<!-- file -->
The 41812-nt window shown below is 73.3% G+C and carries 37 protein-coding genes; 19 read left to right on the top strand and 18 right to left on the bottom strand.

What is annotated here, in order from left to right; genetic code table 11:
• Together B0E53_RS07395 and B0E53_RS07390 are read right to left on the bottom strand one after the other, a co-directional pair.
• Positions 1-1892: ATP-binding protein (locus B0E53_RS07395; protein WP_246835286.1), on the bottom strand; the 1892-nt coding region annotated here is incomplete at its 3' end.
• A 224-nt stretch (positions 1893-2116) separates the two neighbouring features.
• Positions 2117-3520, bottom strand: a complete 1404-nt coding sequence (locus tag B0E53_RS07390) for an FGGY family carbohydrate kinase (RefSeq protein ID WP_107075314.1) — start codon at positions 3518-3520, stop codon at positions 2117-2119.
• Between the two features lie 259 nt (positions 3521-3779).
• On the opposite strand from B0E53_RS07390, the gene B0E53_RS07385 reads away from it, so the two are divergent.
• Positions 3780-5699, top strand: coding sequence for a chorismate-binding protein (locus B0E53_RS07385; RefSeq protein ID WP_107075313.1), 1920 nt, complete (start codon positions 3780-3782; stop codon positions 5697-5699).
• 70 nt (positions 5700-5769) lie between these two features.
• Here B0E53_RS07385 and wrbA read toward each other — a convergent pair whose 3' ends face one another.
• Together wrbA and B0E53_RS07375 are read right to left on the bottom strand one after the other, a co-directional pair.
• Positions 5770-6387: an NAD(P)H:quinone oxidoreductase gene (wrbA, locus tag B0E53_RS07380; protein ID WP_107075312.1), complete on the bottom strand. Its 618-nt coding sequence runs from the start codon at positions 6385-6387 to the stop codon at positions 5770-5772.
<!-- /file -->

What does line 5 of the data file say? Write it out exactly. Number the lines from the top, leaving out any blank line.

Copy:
• A 224-nt stretch (positions 1893-2116) separates the two neighbouring features.